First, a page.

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Disparities in Life Course Tobacco Exposure and Breast Cancer Risk

Institution: University of Southern California
Investigator(s): Ugonna Ihenacho,
Award Cycle: 2019 (Cycle 29) Grant #: T29DT0375 Award: $101,150
Subject Area: Tobacco-Use Prevention and Cessation
Award Type: Dissertation Awards

Initial Award Abstract
Active smoking has been associated with an increased risk of breast cancer, however many studies have found conflicting results. Findings from the Nurse's Health Study have shown that women who had ever smoked had a higher incidence of breast cancer compared to women who never smoked. Among premenopausal women, smoking was associated with an 11% increased risk of breast cancer for each additional 20 pack-years. It is unknown if these results, based largely on White professional women, apply to other racial/ethnic groups. Black women under age 40 are more likely to be diagnosed with breast cancer and have a higher rate of breast cancer related death compared to White women of the same age group. Furthermore, disparities in tobacco exposure, including age at initiation, years smoked, and secondhand exposure have been observed by race and socioeconomic status (SES). Yet, few studies have evaluated the association between smoking and breast cancer among premenopausal Black women.

I aim to address this knowledge gap in our understanding of the role of tobacco smoking in relation to the etiology of breast cancer in young Black and White women by using data from the Young Women's Health History Study, a case-control study of breast cancer conducted in Los Angeles County and Detroit (E. Velie, PI, 1R01CA136861-01A2). A total of 1,867 Non-Hispanic White and 1,362 Black women under age 50 (1,844 women with breast cancer and 1,385 women free of breast cancer) were interviewed about breast cancer risk factors, health behaviors, and health history. Extensive questions on tobacco exposure from cigarettes include prenatal exposure, personal tobacco use and secondhand exposure in childhood and adulthood.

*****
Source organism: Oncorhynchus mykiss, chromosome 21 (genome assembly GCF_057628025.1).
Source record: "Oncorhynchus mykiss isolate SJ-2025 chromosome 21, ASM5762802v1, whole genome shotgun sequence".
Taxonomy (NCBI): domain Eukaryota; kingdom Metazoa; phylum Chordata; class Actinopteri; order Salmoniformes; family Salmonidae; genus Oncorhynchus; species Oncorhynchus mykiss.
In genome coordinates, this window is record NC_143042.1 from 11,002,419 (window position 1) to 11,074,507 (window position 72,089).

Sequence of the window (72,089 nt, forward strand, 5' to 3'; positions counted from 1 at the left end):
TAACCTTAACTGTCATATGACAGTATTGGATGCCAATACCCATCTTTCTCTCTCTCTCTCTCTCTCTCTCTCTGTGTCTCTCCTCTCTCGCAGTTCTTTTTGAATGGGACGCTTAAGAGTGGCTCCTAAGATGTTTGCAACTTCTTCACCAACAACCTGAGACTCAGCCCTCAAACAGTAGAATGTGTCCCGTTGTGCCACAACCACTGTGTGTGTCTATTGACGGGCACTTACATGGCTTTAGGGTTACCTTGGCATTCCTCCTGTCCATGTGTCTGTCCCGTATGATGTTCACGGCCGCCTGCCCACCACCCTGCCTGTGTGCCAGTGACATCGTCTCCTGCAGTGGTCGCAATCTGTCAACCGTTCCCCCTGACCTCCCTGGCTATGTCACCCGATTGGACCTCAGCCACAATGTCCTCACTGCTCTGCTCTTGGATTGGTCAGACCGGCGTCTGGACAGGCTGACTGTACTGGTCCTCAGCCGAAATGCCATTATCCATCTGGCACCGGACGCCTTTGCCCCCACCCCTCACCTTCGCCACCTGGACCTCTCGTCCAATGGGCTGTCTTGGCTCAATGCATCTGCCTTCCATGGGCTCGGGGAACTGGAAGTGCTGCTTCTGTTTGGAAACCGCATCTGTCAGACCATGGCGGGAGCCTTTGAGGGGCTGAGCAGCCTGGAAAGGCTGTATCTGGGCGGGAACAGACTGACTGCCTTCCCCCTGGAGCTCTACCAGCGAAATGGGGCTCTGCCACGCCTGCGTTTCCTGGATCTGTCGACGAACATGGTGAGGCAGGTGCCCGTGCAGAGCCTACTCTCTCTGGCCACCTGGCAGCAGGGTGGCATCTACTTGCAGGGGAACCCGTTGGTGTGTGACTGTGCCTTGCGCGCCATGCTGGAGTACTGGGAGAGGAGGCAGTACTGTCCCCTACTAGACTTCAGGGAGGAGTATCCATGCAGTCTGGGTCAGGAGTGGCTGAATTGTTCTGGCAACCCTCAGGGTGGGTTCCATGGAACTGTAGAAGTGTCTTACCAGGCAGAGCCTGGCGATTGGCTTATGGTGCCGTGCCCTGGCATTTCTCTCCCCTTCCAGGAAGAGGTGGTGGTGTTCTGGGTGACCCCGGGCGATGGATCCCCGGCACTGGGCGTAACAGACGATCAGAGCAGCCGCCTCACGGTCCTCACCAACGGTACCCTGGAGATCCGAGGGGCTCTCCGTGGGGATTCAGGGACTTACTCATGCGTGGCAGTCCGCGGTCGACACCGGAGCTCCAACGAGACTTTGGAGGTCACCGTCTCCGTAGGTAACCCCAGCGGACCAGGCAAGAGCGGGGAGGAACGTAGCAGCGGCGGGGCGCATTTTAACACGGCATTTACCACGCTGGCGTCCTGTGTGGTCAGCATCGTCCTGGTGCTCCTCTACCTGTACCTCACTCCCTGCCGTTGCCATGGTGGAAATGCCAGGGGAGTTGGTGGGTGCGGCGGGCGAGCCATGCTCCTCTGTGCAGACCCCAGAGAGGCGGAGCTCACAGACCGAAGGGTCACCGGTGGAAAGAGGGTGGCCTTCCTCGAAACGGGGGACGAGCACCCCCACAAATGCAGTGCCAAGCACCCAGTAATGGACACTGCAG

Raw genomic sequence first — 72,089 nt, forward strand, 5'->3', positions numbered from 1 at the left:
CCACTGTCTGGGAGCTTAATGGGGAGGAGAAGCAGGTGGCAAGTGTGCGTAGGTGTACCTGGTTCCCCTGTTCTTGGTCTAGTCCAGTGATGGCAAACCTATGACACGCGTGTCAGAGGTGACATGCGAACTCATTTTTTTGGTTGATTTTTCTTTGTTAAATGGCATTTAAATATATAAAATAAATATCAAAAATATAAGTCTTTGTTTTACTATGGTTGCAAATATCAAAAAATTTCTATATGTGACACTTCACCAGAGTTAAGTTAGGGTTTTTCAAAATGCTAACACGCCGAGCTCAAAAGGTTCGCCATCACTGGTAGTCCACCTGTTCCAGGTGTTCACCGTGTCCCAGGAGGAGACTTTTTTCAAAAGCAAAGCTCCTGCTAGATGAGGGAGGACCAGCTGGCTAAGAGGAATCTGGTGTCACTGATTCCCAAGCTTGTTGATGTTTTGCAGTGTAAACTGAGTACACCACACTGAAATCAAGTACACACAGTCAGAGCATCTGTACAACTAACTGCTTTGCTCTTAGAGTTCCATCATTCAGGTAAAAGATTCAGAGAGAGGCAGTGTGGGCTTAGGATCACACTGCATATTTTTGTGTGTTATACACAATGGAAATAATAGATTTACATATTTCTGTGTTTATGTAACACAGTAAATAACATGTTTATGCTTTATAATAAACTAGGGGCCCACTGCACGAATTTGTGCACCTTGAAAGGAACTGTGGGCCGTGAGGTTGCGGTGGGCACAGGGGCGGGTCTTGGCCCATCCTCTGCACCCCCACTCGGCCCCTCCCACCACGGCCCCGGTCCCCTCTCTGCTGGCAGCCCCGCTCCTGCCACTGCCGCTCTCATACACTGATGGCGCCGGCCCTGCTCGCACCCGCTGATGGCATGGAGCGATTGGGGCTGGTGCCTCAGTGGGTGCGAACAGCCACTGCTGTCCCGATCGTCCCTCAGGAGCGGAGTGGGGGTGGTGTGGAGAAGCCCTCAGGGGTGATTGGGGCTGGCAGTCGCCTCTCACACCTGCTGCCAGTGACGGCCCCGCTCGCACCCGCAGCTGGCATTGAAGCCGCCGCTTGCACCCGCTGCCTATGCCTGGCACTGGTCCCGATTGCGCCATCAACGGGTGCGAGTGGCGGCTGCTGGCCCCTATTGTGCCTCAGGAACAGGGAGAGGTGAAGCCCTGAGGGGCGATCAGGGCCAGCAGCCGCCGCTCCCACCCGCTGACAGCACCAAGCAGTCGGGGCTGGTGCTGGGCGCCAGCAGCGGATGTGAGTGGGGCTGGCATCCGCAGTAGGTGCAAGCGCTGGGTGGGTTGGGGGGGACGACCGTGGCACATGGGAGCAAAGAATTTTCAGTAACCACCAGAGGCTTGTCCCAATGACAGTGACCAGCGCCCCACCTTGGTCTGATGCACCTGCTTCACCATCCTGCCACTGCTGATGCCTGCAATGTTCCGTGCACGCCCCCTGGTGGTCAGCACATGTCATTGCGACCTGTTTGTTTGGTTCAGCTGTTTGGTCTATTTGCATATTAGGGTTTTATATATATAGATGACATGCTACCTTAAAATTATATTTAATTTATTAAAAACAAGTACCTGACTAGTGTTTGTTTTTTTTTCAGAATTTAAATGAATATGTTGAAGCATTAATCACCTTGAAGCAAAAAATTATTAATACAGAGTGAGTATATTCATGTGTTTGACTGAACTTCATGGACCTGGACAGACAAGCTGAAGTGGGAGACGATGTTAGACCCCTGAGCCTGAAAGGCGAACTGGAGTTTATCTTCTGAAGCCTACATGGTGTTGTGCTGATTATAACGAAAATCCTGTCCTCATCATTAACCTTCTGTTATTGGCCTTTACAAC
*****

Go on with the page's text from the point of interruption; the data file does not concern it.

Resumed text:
I propose to evaluate the association between tobacco exposure and breast cancer risk using multivariate logistic regression models controlling for known breast cancer risk factors. Differences by race and SES will be evaluated. All analyses will be conducted at the University of Southern California (USC) for my dissertation development and subsequent publications. Dr. Ann Hamilton, a cancer epidemiologist and Professor in the Department of Preventive Medicine at USC, will be my primary mentor. Additionally, experts in tobacco research, environmental toxins, statistics, and breast cancer pathology are on my dissertation committee and will be involved in my training.